Processor: N.H. retailers gain from ‘swipe fee’ cap

New Hampshire merchants are already benefiting from recently enacted federal legislation that capped the amount big banks can charge merchants when their customers use debit cards, according to a national payments processor.Heartland Payment Systems — the country’s fifth-largest payments processor — estimated that New Hampshire merchants are saving about $20.26 for every $10,000 they process in Visa and MasterCard transactions, thanks to the new federal law that caps so-called “swipe fees” at 21 cents.The legislation, which was introduced last year by U.S. Sen. Richard Durbin, D-Ill., as part of the Dodd-Frank Wall Street Reform Act, took effect at the beginning of October.In the first five weeks since it was enacted, Heartland said the law has resulted in it passing along $162,100 in savings to merchants in the Granite State.In the United States, debit card transactions account for more than a third of all retail purchases.Every time a consumer swipes his or her debit card at a store or restaurant, the retailer pays a small percentage of the transaction amount to the bank or credit union that issued the customer’s card. This is called the interchange fee, and before the Durbin Amendment, it averaged about 44 cents.The Durbin Amendment, however, capped the fee at 21 cents per transaction for banks with more than $10 billion in assets.Just what constitutes a “reasonable and proportional” interchange fee has been a heated source of contention between banks and merchants for years, both of which lobbied extensively over the legislation.Retailers charged that the fee was too high, that it unduly burdened merchants and didn’t accurately reflect how much it actually cost banks to process debit payments. The National Retail Federation claimed that swipe fees cost merchants and their customers close to $50 billion a year, more than triple the $16 billion charged in 2001.Banks, on the other hand, argued that the swipe fees were appropriate, since the banks — not the retailers — were the ones shouldering the risk of fraud or nonpayment in processing the debit card.In an April interview with NHBR, Ron Covey, president of St. Mary’s Bank in Manchester, cited as an example a security breach at a retailer that he said compromised member’s cards and cost the credit union $30,000.Even though small community banks and credit unions in New Hampshire are exempt from the law — since their assets are less than $10 billion — Covey expressed concern that they would still be negatively affected, since merchants would be most likely to choose the lowest-cost provider.Banks also said that decreased revenues from the interchange fee would have to be passed on to consumers, whether in the form of increased fees or the elimination of things like free checking accounts.That’s already begun to happen. Most notably, there was the $5 monthly fee Bank of America announced it would charge its customers, which it later rescinded after a strong public backlash.But for merchants in New Hampshire and their customers, the Durbin Amendment will save them money, said Nancy Kyle, president of the Retail Merchants Association of New Hampshire.”In general, retailers — not just in New Hampshire, but all retailers — work on a pretty tight profit margin. You’re talking a lot of times of profits that are 3 percent or less,” she said. “Any place they can ever save money and curb their expenses and pass those savings on to the consumer is a good thing.” — KATHLEEN CALLAHAN/NEW HAMPSHIRE BUSINESS REVIEW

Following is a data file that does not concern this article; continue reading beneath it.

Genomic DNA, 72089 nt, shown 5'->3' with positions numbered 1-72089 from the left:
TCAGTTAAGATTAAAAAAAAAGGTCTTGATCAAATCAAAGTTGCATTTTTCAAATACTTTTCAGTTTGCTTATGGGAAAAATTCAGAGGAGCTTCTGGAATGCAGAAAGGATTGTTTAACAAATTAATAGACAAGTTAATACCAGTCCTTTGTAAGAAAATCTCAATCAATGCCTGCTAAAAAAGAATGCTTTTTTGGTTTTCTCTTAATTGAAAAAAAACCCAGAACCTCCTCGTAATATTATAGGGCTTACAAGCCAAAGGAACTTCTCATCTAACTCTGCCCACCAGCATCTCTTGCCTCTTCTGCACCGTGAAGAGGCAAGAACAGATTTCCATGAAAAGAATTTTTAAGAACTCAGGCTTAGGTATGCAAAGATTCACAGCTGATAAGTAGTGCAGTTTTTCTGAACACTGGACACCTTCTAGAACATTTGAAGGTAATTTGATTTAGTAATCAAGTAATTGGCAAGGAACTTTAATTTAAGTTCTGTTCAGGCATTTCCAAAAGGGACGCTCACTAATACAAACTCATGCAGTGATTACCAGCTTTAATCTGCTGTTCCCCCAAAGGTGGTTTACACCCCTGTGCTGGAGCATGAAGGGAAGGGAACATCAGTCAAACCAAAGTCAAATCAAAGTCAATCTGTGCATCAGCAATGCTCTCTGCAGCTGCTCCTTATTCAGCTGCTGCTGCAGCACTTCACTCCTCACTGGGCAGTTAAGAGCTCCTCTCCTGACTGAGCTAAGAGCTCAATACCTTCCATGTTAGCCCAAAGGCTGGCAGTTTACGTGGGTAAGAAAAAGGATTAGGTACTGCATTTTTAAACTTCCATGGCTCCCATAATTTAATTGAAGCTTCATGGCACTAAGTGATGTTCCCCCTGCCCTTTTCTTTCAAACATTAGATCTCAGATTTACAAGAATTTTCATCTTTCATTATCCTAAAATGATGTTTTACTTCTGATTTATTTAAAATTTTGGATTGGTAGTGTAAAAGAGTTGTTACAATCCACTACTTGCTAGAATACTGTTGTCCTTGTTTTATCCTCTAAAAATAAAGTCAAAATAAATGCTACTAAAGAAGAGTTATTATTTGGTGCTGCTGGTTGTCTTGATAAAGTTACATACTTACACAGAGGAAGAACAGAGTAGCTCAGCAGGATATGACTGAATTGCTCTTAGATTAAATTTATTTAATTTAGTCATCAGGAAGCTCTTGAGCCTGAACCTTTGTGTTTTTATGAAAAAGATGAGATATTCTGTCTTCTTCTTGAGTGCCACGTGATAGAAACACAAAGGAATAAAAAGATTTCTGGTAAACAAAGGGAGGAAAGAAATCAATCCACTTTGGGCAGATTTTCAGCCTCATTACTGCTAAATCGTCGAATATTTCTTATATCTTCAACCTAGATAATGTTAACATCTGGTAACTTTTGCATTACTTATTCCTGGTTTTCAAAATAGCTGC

Categories: News